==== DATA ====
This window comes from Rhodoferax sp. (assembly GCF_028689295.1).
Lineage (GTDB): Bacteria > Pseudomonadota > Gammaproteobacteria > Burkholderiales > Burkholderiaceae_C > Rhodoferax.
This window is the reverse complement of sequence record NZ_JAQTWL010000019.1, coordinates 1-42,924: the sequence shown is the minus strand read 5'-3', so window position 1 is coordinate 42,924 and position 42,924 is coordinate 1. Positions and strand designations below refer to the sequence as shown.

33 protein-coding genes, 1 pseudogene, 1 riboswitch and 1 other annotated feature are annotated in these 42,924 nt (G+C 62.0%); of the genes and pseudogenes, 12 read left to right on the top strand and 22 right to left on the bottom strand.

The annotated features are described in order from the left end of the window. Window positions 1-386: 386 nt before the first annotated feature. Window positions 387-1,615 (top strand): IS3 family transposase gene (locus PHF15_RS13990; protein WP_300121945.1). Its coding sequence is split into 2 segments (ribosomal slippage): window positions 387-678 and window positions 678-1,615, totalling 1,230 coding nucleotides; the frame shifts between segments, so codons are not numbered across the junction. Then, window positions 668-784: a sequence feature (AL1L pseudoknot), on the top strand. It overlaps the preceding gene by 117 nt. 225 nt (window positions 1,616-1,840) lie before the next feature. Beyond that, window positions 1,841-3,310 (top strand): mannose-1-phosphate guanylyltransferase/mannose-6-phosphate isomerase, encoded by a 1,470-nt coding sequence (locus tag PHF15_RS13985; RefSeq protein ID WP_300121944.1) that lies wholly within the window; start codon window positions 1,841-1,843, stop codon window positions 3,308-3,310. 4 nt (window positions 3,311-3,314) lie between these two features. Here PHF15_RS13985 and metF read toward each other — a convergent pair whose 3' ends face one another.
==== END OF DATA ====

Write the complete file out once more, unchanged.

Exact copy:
This window comes from Rhodoferax sp. (assembly GCF_028689295.1).
Lineage (GTDB): Bacteria > Pseudomonadota > Gammaproteobacteria > Burkholderiales > Burkholderiaceae_C > Rhodoferax.
This window is the reverse complement of sequence record NZ_JAQTWL010000019.1, coordinates 1-42,924: the sequence shown is the minus strand read 5'-3', so window position 1 is coordinate 42,924 and position 42,924 is coordinate 1. Positions and strand designations below refer to the sequence as shown.

33 protein-coding genes, 1 pseudogene, 1 riboswitch and 1 other annotated feature are annotated in these 42,924 nt (G+C 62.0%); of the genes and pseudogenes, 12 read left to right on the top strand and 22 right to left on the bottom strand.

The annotated features are described in order from the left end of the window. Window positions 1-386: 386 nt before the first annotated feature. Window positions 387-1,615 (top strand): IS3 family transposase gene (locus PHF15_RS13990; protein WP_300121945.1). Its coding sequence is split into 2 segments (ribosomal slippage): window positions 387-678 and window positions 678-1,615, totalling 1,230 coding nucleotides; the frame shifts between segments, so codons are not numbered across the junction. Then, window positions 668-784: a sequence feature (AL1L pseudoknot), on the top strand. It overlaps the preceding gene by 117 nt. 225 nt (window positions 1,616-1,840) lie before the next feature. Beyond that, window positions 1,841-3,310 (top strand): mannose-1-phosphate guanylyltransferase/mannose-6-phosphate isomerase, encoded by a 1,470-nt coding sequence (locus tag PHF15_RS13985; RefSeq protein ID WP_300121944.1) that lies wholly within the window; start codon window positions 1,841-1,843, stop codon window positions 3,308-3,310. 4 nt (window positions 3,311-3,314) lie between these two features. Here PHF15_RS13985 and metF read toward each other — a convergent pair whose 3' ends face one another.